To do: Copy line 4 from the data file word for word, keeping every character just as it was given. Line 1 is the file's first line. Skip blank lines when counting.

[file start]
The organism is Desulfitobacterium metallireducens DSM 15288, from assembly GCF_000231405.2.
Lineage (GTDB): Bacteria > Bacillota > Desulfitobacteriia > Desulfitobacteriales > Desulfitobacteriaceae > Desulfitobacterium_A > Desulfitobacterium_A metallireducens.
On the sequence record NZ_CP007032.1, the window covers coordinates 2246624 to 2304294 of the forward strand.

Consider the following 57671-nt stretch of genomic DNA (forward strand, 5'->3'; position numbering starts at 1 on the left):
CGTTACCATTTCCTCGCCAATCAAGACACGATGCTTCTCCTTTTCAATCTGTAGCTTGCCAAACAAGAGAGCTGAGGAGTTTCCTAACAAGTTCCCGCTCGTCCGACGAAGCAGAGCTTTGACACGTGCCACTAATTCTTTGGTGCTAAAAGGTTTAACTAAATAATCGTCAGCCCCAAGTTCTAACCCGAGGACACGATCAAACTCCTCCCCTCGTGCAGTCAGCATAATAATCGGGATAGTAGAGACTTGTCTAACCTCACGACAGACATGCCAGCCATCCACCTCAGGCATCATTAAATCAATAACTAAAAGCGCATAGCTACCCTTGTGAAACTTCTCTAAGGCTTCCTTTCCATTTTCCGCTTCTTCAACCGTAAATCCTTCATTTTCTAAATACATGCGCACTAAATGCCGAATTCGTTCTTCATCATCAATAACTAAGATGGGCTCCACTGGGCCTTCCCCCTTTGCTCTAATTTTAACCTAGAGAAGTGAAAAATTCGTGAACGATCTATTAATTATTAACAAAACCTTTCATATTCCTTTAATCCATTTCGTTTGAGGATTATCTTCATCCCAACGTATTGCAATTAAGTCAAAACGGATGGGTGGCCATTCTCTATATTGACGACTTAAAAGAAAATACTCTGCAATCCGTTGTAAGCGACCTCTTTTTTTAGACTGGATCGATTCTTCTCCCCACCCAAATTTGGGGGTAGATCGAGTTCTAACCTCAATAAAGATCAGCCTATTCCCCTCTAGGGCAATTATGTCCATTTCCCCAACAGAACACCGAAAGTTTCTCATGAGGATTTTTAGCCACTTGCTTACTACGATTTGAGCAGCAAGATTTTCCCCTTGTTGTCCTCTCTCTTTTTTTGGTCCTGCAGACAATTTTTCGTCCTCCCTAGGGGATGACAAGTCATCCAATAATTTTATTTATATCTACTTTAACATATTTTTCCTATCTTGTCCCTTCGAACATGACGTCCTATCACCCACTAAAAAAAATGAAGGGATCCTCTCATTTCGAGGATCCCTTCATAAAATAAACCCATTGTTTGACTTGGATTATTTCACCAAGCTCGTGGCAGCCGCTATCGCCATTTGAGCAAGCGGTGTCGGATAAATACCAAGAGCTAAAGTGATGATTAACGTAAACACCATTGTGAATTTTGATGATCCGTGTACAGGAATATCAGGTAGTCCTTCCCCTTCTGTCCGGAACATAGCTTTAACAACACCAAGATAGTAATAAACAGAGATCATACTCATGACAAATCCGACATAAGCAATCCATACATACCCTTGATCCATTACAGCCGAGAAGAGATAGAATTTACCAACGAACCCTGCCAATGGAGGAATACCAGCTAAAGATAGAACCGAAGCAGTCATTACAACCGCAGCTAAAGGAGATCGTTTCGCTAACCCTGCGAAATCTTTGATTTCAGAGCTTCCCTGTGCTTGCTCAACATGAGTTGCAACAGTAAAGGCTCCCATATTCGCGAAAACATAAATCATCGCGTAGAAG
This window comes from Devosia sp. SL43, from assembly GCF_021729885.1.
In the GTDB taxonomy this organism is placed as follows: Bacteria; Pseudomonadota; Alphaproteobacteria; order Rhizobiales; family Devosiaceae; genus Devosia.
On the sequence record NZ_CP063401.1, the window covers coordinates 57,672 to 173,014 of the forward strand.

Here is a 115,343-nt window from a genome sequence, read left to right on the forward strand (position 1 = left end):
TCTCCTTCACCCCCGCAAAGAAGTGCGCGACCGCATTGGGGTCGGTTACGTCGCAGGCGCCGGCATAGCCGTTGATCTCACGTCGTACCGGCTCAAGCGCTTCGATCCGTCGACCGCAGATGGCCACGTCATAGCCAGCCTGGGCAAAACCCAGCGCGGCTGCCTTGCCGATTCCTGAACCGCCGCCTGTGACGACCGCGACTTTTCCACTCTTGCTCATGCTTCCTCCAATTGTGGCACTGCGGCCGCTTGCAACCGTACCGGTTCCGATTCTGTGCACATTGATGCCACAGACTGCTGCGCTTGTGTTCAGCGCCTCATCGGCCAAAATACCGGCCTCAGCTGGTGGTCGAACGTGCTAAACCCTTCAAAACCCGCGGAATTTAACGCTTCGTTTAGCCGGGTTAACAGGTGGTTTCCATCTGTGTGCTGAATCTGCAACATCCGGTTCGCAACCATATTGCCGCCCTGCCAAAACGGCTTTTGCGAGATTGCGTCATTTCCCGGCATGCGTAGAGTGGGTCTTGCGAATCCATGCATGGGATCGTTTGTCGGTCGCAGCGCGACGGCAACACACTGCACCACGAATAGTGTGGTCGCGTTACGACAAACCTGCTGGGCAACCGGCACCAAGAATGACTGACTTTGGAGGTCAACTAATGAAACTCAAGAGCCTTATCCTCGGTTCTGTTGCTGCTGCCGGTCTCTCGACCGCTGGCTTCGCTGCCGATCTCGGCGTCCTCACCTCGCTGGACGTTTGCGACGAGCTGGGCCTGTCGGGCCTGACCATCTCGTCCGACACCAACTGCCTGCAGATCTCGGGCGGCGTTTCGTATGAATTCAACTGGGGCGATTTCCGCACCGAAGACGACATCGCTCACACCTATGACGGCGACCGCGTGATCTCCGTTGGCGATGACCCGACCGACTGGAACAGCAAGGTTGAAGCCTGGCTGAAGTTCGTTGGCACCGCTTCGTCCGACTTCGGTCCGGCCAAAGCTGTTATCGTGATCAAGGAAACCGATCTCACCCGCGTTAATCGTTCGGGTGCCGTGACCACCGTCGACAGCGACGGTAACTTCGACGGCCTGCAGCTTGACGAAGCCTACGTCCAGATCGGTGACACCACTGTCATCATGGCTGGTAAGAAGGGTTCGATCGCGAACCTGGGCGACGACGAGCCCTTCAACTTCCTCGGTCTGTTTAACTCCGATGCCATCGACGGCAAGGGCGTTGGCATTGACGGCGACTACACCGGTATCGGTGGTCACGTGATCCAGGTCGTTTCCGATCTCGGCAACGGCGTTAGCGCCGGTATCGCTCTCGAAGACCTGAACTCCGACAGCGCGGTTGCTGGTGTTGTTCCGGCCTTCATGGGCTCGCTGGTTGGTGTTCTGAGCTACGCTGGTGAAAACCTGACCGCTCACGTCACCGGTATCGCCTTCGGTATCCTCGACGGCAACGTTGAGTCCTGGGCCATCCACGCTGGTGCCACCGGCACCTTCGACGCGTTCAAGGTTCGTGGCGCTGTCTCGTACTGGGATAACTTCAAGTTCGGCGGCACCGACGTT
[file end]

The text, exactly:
Consider the following 57671-nt stretch of genomic DNA (forward strand, 5'->3'; position numbering starts at 1 on the left):